Theorems for EOMs and GTMs
Next: Tighter Bounds? Up: Probability vs Descriptive Complexity Previous: Probability vs Descriptive Complexity

## Theorems for EOMs and GTMs

Theorem 5.3   For with PE(x) > 0,

 (38)

Using for y interpreted as an integer -- compare Def. 2.8 -- this yields

 (39)

That is, objects that are hard to describe (in the sense that they have only long enumerating descriptions) have low probability.

Proof. The left-hand inequality follows by definition. To show the right-hand side, one can build an EOM T that computes using not more than KPE(x) + KT(KPE(x)) + O(1) input bits in a way inspired by Huffman-Coding [#!Huffman:52!#]. The claim then follows from the Invariance Theorem. The trick is to arrange T's computation such that T's output converges yet never needs to decrease lexicographically. T works as follows:

(A) Emulate UE to construct a real enumerable number 0.s encoded as a self-delimiting input program r, simultaneously run all (possibly forever running) programs on UE dovetail style; whenever the output of a prefix q of any running program starts with some for the first time, set variable V(x) := V(x) + 2-l(q) (if no program has ever created output starting with x then first create V(x) initialized by 0); whenever the output of some extension q' of q (obtained by possibly reading additional input bits: q'=q if none are read) lexicographically increases such that it does not equal x any more, set V(x) := V(x) - 2-l(q').

(B) Simultaneously, starting at the right end of the unit interval [0,1), as the V(x) are being updated, keep updating a chain of disjoint, consecutive, adjacent, half-open (at the right end) intervals IV(x) = [LV(x), RV(x)) of size V(x) = RV(x) - LV(x) in alphabetic order on x, such that the right end of the IV(x) of the largest x coincides with the right end of [0,1), and IV(y) is to the right of IV(x) if . After every variable update and each change of s, replace the output of T by the x of the IV(x) with .

This will never violate the EOM constraints: the enumerable s cannot shrink, and since EOM outputs cannot decrease lexicographically, the interval boundaries RV(x) and LV(x) cannot grow (their negations are enumerable, compare Lemma 4.1), hence T's output cannot decrease.

For the IV(x) converge towards an interval I(x) of size PE(x). For with PE(x) > 0, we have: for any there is a time t0 such that for all time steps t>t0 in T's computation, an interval of size will be completely covered by certain IV(y) satisfying and . So for the also converge towards an interval I(x) of size PE(x). Hence T will output larger and larger y approximating x from below, provided .

Since any interval of size c within [0,1) contains a number 0.z with l(z) = -lg c, in both cases there is a number 0.s (encodable by some r satisfying ) with l(s) = -lg PE(x) + O(1), such that , and therefore .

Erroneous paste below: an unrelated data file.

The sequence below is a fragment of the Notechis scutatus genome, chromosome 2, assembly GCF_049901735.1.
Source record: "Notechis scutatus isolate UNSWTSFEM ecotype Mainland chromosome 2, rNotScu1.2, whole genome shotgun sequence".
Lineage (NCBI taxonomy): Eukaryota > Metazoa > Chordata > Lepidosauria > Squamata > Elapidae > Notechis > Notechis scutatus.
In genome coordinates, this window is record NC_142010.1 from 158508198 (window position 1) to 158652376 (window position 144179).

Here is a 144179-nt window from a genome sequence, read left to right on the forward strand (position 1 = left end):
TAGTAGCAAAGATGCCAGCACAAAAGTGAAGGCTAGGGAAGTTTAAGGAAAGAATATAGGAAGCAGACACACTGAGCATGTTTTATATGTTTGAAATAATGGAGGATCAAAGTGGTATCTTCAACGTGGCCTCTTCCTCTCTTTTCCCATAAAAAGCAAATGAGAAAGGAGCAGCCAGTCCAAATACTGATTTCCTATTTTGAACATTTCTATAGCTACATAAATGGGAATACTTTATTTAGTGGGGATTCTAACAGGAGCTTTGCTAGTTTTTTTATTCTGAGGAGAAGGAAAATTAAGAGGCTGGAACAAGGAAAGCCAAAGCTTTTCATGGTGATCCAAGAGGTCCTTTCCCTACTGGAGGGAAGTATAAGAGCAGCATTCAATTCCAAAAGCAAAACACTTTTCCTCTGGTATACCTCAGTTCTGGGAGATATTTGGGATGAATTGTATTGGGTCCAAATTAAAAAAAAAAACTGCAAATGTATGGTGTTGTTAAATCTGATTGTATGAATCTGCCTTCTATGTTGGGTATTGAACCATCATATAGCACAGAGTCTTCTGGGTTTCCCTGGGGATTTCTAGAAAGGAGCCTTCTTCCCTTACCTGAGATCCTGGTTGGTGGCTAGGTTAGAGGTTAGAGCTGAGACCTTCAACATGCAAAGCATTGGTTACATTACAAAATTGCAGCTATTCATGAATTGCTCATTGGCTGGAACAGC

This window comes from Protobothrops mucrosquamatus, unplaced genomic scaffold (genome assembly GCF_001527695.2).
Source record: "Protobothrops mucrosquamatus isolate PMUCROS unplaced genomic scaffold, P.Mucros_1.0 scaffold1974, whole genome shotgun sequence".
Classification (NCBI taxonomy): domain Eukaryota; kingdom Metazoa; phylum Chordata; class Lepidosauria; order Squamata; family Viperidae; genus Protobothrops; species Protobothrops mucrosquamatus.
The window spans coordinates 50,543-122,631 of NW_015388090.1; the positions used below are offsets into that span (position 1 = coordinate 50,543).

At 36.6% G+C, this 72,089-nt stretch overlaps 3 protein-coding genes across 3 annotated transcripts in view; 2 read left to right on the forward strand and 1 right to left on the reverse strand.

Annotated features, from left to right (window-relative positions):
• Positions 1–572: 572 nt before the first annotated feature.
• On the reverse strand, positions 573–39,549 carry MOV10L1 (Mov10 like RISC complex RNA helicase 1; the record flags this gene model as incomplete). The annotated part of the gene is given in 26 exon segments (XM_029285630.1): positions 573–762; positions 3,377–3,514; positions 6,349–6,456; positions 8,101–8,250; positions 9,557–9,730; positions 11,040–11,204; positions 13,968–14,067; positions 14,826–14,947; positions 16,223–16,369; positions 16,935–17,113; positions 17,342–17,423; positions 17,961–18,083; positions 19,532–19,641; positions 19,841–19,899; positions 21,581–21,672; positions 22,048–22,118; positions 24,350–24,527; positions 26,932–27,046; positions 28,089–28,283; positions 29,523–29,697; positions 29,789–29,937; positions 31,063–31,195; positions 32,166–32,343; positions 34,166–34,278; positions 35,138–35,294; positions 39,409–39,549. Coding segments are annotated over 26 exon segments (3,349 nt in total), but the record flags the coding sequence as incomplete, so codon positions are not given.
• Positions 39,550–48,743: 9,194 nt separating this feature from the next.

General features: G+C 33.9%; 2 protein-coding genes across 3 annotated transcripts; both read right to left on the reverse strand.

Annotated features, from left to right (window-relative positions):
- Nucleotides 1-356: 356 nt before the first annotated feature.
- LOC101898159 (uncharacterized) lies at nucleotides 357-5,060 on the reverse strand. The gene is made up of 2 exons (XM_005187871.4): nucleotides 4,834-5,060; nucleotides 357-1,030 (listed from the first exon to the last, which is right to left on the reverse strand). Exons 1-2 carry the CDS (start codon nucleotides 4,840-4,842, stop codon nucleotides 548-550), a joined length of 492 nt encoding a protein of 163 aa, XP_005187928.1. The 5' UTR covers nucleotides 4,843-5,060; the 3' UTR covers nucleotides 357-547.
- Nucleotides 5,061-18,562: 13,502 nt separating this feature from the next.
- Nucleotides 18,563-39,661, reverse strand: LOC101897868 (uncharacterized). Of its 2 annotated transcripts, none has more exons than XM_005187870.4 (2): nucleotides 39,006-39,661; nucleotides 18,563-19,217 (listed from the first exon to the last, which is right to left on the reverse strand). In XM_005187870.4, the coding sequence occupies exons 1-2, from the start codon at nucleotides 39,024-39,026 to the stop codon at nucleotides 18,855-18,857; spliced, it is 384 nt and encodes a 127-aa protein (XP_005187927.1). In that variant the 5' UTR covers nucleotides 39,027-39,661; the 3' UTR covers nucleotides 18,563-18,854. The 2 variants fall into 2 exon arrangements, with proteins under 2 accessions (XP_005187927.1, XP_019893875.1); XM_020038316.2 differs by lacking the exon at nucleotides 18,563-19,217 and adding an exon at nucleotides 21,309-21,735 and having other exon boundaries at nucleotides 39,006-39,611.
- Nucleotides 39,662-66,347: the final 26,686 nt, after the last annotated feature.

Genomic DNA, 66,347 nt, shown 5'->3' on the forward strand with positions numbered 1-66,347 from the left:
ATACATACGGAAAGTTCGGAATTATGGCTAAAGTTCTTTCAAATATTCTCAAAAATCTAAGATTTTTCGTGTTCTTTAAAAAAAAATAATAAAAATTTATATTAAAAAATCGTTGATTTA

Less symmetric statements can also be derived in very similar fashion:

Theorem 5.4   Let TM T induce approximable CPT(x) for all (compare Defs. 4.10 and 4.12; an EOM would be a special case). Then for , PT(x) > 0:

 (40)

Proof. Modify the proof of Theorem 5.3 for approximable as opposed to enumerable interval boundaries and approximable 0.s.

A similar proof, but without the complication for the case , yields:

Theorem 5.5   Let denote an approximable semimeasure on ; that is, is describable. Then for :

 (41)

 (42)

As a consequence,

 (43)

Proof. Initialize variables and . Dovetailing over all , approximate the GTM-computable in variables Vx initialized by zero, and create a chain of adjacent intervals IVx analogously to the proof of Theorem 5.3.

The IVx converge against intervals Ix of size . Hence x is GTM-encodable by any program r producing an output s with : after every update, replace the GTM's output by the x of the IVx with . Similarly, if 0.s is in the union of adjacent intervals Iy of strings y starting with x, then the GTM's output will converge towards some string starting with x. The rest follows in a way similar to the one described in the final paragraph of the proof of Theorem 5.3.

Using the basic ideas in the proofs of Theorem 5.3 and 5.5 in conjunction with Corollary 4.3 and Lemma 4.2, one can also obtain statements such as:

Theorem 5.6   Let denote the universal CEM from Theorem 4.1. For ,

 (44)

While PE dominates PM and PG dominates PE, the reverse statements are not true. In fact, given the results from Sections 3.2 and 5, one can now make claims such as the following ones:

Corollary 5.1   The following functions are unbounded:

Proof. For the cases and PE, apply Theorems 5.2, 5.6 and the unboundedness of (12). For the case PG, apply Theorems 3.3 and 5.3.

Next: Tighter Bounds? Up: Probability vs Descriptive Complexity Previous: Probability vs Descriptive Complexity
Juergen Schmidhuber
2001-01-09

Related links: In the beginning was the code! - Zuse's thesis - Life, the universe, and everything - Generalized Algorithmic Information - Speed Prior - The New AI